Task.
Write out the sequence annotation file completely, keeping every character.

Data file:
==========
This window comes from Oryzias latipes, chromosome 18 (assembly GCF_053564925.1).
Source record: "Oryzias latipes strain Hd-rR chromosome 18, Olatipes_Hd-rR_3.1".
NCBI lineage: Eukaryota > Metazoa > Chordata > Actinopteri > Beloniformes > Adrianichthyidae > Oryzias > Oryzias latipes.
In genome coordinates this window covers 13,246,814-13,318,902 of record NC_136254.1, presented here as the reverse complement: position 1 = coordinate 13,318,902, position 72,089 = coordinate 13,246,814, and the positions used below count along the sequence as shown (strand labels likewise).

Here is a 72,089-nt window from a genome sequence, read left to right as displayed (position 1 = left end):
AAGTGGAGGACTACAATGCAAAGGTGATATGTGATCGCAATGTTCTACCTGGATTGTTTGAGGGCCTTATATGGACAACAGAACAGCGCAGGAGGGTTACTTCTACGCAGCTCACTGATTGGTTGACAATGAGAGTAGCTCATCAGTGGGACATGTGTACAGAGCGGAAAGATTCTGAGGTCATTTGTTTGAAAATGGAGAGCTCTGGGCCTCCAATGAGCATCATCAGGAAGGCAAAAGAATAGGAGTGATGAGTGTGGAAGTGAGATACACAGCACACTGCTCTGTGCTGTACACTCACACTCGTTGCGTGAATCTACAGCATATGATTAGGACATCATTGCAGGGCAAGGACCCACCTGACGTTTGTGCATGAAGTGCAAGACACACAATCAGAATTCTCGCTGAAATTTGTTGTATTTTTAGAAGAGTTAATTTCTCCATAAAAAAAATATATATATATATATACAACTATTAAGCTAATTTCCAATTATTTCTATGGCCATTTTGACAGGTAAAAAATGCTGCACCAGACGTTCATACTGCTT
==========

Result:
This window comes from Oryzias latipes, chromosome 18 (assembly GCF_053564925.1).
Source record: "Oryzias latipes strain Hd-rR chromosome 18, Olatipes_Hd-rR_3.1".
NCBI lineage: Eukaryota > Metazoa > Chordata > Actinopteri > Beloniformes > Adrianichthyidae > Oryzias > Oryzias latipes.
In genome coordinates this window covers 13,246,814-13,318,902 of record NC_136254.1, presented here as the reverse complement: position 1 = coordinate 13,318,902, position 72,089 = coordinate 13,246,814, and the positions used below count along the sequence as shown (strand labels likewise).

Here is a 72,089-nt window from a genome sequence, read left to right as displayed (position 1 = left end):
AAGTGGAGGACTACAATGCAAAGGTGATATGTGATCGCAATGTTCTACCTGGATTGTTTGAGGGCCTTATATGGACAACAGAACAGCGCAGGAGGGTTACTTCTACGCAGCTCACTGATTGGTTGACAATGAGAGTAGCTCATCAGTGGGACATGTGTACAGAGCGGAAAGATTCTGAGGTCATTTGTTTGAAAATGGAGAGCTCTGGGCCTCCAATGAGCATCATCAGGAAGGCAAAAGAATAGGAGTGATGAGTGTGGAAGTGAGATACACAGCACACTGCTCTGTGCTGTACACTCACACTCGTTGCGTGAATCTACAGCATATGATTAGGACATCATTGCAGGGCAAGGACCCACCTGACGTTTGTGCATGAAGTGCAAGACACACAATCAGAATTCTCGCTGAAATTTGTTGTATTTTTAGAAGAGTTAATTTCTCCATAAAAAAAATATATATATATATATACAACTATTAAGCTAATTTCCAATTATTTCTATGGCCATTTTGACAGGTAAAAAATGCTGCACCAGACGTTCATACTGCTT